Chandigarh

Tata Camelot multistorey elite project in jeopardy after Delhi High Court ruling

April 12, 2017 05:51 PM
This is how the Tata Camelot multi-storeys project will look like (drawing)

Chandigarh: The Delhi High Court on Wednesday ruled that Tata Camelot’s proposed high-rise township project in Greater Mohali falls in the catchment area of Chandigarh’s Sukhna Lake.

The verdict has placed the multi-storey elite project in jeopardy.

The PILs had been filed by the Sarin Memorial Legal Aid Foundation and advocate Alok Jagga, contending that though the project was located in Punjab it had disastrous consequences for the environment of Chandigarh, particularly the lake and the Sukhna Wildlife Sanctuary.

A Bench comprising Chief Justice G Rohini and Justice Rajiv Sahai Endlaw cancelled the clearances given to the project by the Punjab government and Nayagaon village panchayat, holding that these were not in consonance with environmental and town planning laws, rules and regulations.

The Bench had reserved its judgment on October 9, 2015 after hearing marathon arguments by senior advocate PS Patwalia for the two PIL petitioners and senior advocate Gopal Subramanium for the company.

The high court asked the company to approach the Centre for fresh environmental and other clearances required for projects falling under the A category.

The PILs had been filed by the Sarin Memorial Legal Aid Foundation and advocate Alok Jagga, contending that though the project was located in Punjab it had disastrous consequences for the environment of Chandigarh, particularly the lake and the Sukhna Wildlife Sanctuary.

The petitioners were against the proposed construction of 1,794 residential flats with other necessary facilities in the eco-sensitive zone. The company agreed to “maintain status quo” till the disposal of the litigation.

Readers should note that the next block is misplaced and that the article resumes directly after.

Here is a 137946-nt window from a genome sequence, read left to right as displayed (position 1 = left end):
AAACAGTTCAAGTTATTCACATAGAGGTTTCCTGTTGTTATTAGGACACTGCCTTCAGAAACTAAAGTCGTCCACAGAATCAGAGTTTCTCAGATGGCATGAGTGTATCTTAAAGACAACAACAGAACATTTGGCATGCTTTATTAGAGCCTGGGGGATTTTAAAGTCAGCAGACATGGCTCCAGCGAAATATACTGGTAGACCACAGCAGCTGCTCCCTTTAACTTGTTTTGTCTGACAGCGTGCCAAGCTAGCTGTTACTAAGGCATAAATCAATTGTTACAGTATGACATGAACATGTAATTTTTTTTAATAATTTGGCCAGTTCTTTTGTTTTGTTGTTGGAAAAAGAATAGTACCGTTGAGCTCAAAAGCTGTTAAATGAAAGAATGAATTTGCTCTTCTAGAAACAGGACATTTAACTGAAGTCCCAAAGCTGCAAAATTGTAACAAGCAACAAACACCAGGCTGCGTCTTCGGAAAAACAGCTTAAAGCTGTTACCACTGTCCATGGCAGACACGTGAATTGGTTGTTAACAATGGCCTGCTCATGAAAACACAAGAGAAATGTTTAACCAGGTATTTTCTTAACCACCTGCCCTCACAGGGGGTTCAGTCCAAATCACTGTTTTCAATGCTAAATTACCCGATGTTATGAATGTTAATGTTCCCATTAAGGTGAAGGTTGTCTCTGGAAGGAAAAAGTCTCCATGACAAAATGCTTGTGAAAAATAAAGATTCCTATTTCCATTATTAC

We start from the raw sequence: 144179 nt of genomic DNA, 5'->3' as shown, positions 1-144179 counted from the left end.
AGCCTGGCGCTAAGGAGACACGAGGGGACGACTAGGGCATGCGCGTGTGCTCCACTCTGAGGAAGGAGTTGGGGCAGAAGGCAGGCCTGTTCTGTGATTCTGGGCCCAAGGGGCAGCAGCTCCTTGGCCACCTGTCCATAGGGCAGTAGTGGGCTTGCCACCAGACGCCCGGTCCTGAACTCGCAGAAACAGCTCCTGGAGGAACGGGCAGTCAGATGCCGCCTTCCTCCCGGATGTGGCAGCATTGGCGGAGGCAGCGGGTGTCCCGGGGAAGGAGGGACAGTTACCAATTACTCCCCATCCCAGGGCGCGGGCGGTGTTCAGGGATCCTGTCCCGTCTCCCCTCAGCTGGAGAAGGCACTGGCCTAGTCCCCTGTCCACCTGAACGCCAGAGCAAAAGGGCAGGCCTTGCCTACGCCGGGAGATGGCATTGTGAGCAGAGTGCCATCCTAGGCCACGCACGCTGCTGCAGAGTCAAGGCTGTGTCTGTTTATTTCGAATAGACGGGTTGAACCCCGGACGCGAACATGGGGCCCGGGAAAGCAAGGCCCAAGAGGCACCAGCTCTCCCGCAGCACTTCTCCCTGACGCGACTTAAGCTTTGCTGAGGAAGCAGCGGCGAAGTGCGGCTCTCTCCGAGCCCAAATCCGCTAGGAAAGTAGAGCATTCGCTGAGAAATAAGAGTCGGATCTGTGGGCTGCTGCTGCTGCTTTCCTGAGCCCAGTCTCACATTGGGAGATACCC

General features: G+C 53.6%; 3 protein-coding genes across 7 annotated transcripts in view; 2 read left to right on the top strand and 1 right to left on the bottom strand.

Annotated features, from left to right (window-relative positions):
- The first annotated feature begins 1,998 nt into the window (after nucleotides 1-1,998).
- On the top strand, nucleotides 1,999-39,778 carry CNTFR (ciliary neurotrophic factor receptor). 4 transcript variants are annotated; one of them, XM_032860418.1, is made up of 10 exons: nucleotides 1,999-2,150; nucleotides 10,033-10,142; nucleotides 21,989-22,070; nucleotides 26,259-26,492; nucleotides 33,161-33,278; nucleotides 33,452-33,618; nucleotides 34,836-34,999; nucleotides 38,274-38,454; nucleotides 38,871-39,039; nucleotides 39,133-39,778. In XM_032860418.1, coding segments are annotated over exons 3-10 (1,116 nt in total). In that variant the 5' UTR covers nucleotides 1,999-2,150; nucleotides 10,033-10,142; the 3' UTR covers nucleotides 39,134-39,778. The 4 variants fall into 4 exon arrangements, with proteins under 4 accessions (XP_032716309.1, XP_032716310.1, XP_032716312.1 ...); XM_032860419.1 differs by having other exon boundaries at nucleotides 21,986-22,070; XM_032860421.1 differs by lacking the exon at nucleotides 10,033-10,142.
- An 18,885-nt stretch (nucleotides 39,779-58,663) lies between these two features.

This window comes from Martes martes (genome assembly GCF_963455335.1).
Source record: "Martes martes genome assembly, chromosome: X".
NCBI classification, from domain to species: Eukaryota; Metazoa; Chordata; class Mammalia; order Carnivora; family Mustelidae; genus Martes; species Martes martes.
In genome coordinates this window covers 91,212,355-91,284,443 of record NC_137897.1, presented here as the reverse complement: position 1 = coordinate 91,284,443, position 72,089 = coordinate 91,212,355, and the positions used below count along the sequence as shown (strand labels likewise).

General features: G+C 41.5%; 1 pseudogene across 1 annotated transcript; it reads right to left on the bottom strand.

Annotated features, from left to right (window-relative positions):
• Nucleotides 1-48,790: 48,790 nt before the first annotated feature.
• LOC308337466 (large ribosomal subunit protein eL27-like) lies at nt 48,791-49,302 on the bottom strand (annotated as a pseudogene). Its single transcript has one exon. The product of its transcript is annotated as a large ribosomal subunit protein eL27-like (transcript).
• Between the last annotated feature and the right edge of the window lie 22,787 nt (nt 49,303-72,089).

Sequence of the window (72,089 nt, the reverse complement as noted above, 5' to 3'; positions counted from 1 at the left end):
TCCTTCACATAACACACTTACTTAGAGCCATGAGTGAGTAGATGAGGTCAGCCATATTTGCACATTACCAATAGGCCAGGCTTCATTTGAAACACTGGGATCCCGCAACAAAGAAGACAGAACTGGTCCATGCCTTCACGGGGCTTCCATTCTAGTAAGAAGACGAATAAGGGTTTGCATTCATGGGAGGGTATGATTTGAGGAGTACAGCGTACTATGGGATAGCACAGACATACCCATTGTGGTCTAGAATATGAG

The petitioners had gone to the Supreme Court challenging the Punjab and Haryana HC’s August 21, 2013 order, green signalling the Tata project subject to the company getting all necessary clearances from the authorities concerned.

The apex court set aside this order and asked the Delhi HC to go into the issue afresh and decide if the controversial project was located in the lake’s catchment area. The top court had transferred the case to Delhi in view of the surcharged atmosphere in the HC in Chandigarh.

Allowing the construction of 19 towers, comprising 7-28 floors, would prove to be catastrophic, the petitioners pleaded. The SC clarified that the status quo would apply to the company’s applications for clearances.

In 2007, the Punjab government took a U-turn and started supporting the project, contending that it would not affect the lake or the wildlife sanctuary in the vicinity. The state’s change of stand could be attributed to the fact that most of the politicians stood to gain from the project, the petitioners had argued.

The company had sought to justify its project, citing the High Court and Secretariat buildings in the vicinity, though both the buildings had come up before the man-made Sukhna Lake was set up in 1958.

 

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